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“His brash style has been a boost and a bust for MedMen.”

“He talks of a future where MedMen is doing $1 billion in business, wait, make it $1.5 billion, no, $2 billion. Bierman asks who in the room is the most recent hire. A man raises his hand. He is Employee #2,209. Bierman smiles. “Can you imagine how great it would be to be Employee #2,209 at Amazon?”

The Rolling Stone article rehashes past MedMen scandals, covered by Equity Guru including the ex-CFO’s claim that Bierman is a bully, a liar, a sexist and a racist.

“Bierman calls the claims ‘complete garbage,’ maintaining that Modlin is openly gay and that his wife is Latina, so accusations of bigotry don’t make sense.”

Rodrick describes Bierman’s schtick as “equal parts creation story and revivalist tent show.”

According to the article, “MedMen’s bets – specifically in Florida, New York and Illinois – are educated risks that could either make or bankrupt the company.”

Rodrick describes Bierman as “a fidgety sort” who specialises in “seize-the-day rhetoric” and has a “disarmingly mellow vibe” which “hides a sharp mind.”

“Cannabis has helped me take it to another level,” says Bierman, who has two hits when he gets home. “It allows me to reset. I’m present, and I’m appreciative of the fact that I have 30 quality minutes with my wife.” Later, he adds more positivity: “My tokes add no calories to my day.”

“All of the white noise is making investors nervous,” wrote Rodrick, “Cannacord, a venture-capital firm with a MedMen stake, unloaded nearly $14 million in stock after the CFO lawsuit.”

“We’ve been real and authentic,” countered Bierman. “The one thing we’ve never done is manage the stock price because that wouldn’t be authentic.”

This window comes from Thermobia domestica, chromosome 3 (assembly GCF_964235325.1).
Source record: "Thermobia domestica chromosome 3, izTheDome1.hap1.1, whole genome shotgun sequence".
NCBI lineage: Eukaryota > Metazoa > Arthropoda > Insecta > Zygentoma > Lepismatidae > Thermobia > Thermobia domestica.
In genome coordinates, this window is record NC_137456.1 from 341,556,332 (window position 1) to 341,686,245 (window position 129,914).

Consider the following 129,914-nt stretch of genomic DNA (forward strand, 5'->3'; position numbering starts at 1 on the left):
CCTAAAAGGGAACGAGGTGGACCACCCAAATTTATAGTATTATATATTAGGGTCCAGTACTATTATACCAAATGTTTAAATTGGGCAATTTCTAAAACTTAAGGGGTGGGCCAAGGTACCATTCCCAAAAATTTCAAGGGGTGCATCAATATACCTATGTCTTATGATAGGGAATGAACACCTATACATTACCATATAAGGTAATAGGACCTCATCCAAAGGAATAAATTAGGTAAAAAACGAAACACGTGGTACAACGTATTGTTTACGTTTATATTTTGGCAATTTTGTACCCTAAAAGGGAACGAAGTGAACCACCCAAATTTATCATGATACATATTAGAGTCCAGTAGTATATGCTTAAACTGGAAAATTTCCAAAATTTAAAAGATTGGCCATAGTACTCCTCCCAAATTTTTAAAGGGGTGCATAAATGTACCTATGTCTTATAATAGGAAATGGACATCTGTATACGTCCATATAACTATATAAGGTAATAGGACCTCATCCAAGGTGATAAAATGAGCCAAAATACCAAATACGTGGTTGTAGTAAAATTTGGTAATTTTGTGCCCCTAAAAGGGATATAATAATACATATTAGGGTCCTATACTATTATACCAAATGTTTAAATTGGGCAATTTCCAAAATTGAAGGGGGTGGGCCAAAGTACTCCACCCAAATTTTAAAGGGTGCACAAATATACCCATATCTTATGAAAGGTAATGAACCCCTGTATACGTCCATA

Investor alert: never in the history of the world has an authentic individual seen fit to remind people of his/her authenticity.

MedMen recently announced a $100 million investment from Gotham Green Partners, with another $150 million bump if MedMen hits certain milestones.

“I no longer see this company as a company that has a binary-state-outcome potential of failure or success,” Bierman told Rodrick. “We’re past that.”

If you say so.

In Q1, 2019 MedMen reported a net loss of $66.5 million. On p. 57 of the consolidated statements, it mentions in passing that “Key Management Compensation” for the quarter is $21 million.

MedMen anticipates posting full Q3, 2019 fiscal results in May 2019.

You can expect another loss.

If you want to know how big, search the Q3 fiscals for the phrase, “Key Management Compensation.”

That will tell the story.

“Investors don’t want the CEO of a newly public company worried about paying his mortgage,” Bierman told Rolling Stone somewhat ominously.

Full Disclosure:  Equity Guru has no financial relationship with MedMen.

Written By:

Lukas Kane

Lukas Kane was previously the CEO of a North American investment news syndicate. He was also the Communication Director for a consortium of publicly traded companies. A Senior Writer at Equity.Guru, Mr. Kane writes about mining, cannabis, energy, technology and biotech.